He retrieved his leather duffel bag, computer and field kit out of the trunk, then headed up the waterbeaded cobblestone walk. He took the steps two at a time that led up to the large, wraparound porch. Although he'd never given much thought to his surroundings, something compelled him to turn and look back toward the road he'd just driven. The inn sat high enough on the hill that, past the wash of light from the streetlamps, he could see a wedge of the rocky cliffs that edged the fierce, churning Pacific. Mrs. Honeywell, he mused, had herself a piece of prime real estate.
Pushing open the inn's carved double doors, Rory left the chilling mist behind him. A mix of scents wafted in the warm air - lemon, cinnamon and lavender. The foyer was spacious with waist-high oak wainscoting from which colorful wallpaper rose. A handsome mahogany reception counter sat in the center of a gold and cream tapestry rug that pooled over the polished wood floor.
Through an archway to his left he glimpsed a study lined with shelves crowded with books. The room had a high ceiling, wood floor and a green-marbled fireplace in which flames fed on thick logs that burned with a woodsy smell. The plump leather couch in front of the hearth looked like a great spot to curl up with a book.
He doubted he would have time to do that on this trip.
Turning his attention back to the foyer, he noted the brass plaque inscribed "Private" affixed to the wall beside a door that stood partially ajar.
Rory settled his bags against the wall, took two steps toward the reception desk, then halted when a deep voice coming from behind the door said, "There's no need to put your back up just because a man pays you attention."
"That kind of attention isn't welcome," a woman responded. "Touch me again, and you and all of your belongings will be out in the street. You have my word on that."
Rory arched a brow. The woman's voice was as steady as the January mist that shrouded the inn. With an ample spicing of temper.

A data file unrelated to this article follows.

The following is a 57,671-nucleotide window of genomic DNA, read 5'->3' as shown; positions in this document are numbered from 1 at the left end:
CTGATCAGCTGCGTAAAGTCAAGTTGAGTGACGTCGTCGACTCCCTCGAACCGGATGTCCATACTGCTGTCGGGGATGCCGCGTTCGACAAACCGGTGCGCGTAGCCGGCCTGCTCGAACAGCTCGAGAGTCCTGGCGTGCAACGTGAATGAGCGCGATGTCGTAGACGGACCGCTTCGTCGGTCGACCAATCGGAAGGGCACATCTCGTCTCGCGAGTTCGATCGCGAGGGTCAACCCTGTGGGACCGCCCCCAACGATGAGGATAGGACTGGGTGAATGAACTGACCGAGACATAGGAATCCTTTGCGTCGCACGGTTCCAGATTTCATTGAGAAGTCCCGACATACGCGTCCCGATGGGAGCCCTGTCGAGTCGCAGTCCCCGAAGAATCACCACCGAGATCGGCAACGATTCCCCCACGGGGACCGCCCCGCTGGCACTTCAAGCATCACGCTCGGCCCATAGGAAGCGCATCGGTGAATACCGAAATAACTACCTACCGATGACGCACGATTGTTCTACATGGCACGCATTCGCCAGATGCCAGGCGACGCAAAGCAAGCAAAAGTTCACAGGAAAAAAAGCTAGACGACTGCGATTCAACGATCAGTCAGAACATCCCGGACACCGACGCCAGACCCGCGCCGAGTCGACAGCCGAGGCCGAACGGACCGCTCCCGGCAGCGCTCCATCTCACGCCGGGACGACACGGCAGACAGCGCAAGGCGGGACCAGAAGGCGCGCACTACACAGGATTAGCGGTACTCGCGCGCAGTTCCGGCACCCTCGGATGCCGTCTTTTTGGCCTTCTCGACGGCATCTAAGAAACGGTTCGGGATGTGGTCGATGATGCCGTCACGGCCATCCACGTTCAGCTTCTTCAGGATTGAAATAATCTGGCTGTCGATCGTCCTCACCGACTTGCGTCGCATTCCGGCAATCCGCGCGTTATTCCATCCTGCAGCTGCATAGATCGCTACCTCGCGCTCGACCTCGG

Shifting his stance, he peered through the doorway into what appeared to be a small office. He could see one side of a bookcase, a file cabinet and a portion of a desk. It was the woman standing at the front of that desk, facing sideways, who commanded his attention. She was medium height with a delicate build, squared shoulders and creamy skin that held the trace of a flush. An angry flush, Rory theorized, considering the tone of her voice. Her dark hair fell, wave after wave, over the shoulders of her vivid turquoise sweater; the hem of a long black skirt skimmed her calves.
When the owner of the bass voice stepped closer to the woman, he moved into Rory's line of sight. The man was tall and solid with a square jaw and sharp eyes. Judging from the brown hair just going to gray, Rory put his age at forty-something. He wore brown slacks and a tan sweater, its sleeves shoved up on his well-developed forearms.
"I didn't come in here meaning to upset you." Although the deep voice had softened, Rory caught the hard edge to the words. "Look at it this way, we're both unattached. We have mutual needs. What's the harm in helping each other satisfy those needs?"
"The only need you can help me satisfy is to leave this office. That way I can start getting my inn settled for the night."
Excerpted from Protecting Peggy by Maggie Price Copyright © 2003 by Harlequin Enterprises, Ltd.. Excerpted by permission.